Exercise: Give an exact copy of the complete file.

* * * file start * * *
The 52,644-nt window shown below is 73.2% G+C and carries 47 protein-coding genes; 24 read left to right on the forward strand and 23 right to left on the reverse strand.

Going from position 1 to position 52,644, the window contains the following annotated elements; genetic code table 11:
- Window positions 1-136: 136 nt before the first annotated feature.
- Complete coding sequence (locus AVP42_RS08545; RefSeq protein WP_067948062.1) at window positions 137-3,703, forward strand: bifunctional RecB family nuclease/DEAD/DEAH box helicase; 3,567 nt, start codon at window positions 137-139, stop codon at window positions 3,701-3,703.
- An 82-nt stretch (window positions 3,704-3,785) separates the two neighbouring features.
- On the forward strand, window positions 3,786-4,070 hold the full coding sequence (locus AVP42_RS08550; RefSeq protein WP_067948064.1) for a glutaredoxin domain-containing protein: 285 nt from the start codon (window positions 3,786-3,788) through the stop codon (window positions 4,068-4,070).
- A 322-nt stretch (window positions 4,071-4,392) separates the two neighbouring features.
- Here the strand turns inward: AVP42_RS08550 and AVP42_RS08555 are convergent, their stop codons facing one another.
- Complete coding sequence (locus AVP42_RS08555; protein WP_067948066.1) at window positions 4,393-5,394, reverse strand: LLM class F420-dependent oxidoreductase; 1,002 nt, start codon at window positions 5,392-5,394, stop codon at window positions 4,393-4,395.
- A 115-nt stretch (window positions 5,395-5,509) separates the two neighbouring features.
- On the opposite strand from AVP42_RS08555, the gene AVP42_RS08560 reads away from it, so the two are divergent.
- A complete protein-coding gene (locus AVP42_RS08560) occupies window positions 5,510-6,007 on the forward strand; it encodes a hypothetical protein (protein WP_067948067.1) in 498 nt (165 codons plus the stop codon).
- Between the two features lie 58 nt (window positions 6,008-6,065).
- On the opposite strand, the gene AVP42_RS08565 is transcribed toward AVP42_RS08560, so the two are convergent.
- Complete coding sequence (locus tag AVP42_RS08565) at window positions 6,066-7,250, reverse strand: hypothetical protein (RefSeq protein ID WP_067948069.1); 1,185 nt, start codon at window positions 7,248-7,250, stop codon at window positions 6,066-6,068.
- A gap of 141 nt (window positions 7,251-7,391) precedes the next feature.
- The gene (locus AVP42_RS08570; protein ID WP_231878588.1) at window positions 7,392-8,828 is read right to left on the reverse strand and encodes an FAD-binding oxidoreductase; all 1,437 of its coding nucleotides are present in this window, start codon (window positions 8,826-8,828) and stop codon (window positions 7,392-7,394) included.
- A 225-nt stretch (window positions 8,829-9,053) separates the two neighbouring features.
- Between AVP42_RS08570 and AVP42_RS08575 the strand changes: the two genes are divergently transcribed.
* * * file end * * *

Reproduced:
The 52,644-nt window shown below is 73.2% G+C and carries 47 protein-coding genes; 24 read left to right on the forward strand and 23 right to left on the reverse strand.

Going from position 1 to position 52,644, the window contains the following annotated elements; genetic code table 11:
- Window positions 1-136: 136 nt before the first annotated feature.
- Complete coding sequence (locus AVP42_RS08545; RefSeq protein WP_067948062.1) at window positions 137-3,703, forward strand: bifunctional RecB family nuclease/DEAD/DEAH box helicase; 3,567 nt, start codon at window positions 137-139, stop codon at window positions 3,701-3,703.
- An 82-nt stretch (window positions 3,704-3,785) separates the two neighbouring features.
- On the forward strand, window positions 3,786-4,070 hold the full coding sequence (locus AVP42_RS08550; RefSeq protein WP_067948064.1) for a glutaredoxin domain-containing protein: 285 nt from the start codon (window positions 3,786-3,788) through the stop codon (window positions 4,068-4,070).
- A 322-nt stretch (window positions 4,071-4,392) separates the two neighbouring features.
- Here the strand turns inward: AVP42_RS08550 and AVP42_RS08555 are convergent, their stop codons facing one another.
- Complete coding sequence (locus AVP42_RS08555; protein WP_067948066.1) at window positions 4,393-5,394, reverse strand: LLM class F420-dependent oxidoreductase; 1,002 nt, start codon at window positions 5,392-5,394, stop codon at window positions 4,393-4,395.
- A 115-nt stretch (window positions 5,395-5,509) separates the two neighbouring features.
- On the opposite strand from AVP42_RS08555, the gene AVP42_RS08560 reads away from it, so the two are divergent.
- A complete protein-coding gene (locus AVP42_RS08560) occupies window positions 5,510-6,007 on the forward strand; it encodes a hypothetical protein (protein WP_067948067.1) in 498 nt (165 codons plus the stop codon).
- Between the two features lie 58 nt (window positions 6,008-6,065).
- On the opposite strand, the gene AVP42_RS08565 is transcribed toward AVP42_RS08560, so the two are convergent.
- Complete coding sequence (locus tag AVP42_RS08565) at window positions 6,066-7,250, reverse strand: hypothetical protein (RefSeq protein ID WP_067948069.1); 1,185 nt, start codon at window positions 7,248-7,250, stop codon at window positions 6,066-6,068.
- A gap of 141 nt (window positions 7,251-7,391) precedes the next feature.
- The gene (locus AVP42_RS08570; protein ID WP_231878588.1) at window positions 7,392-8,828 is read right to left on the reverse strand and encodes an FAD-binding oxidoreductase; all 1,437 of its coding nucleotides are present in this window, start codon (window positions 8,826-8,828) and stop codon (window positions 7,392-7,394) included.
- A 225-nt stretch (window positions 8,829-9,053) separates the two neighbouring features.
- Between AVP42_RS08570 and AVP42_RS08575 the strand changes: the two genes are divergently transcribed.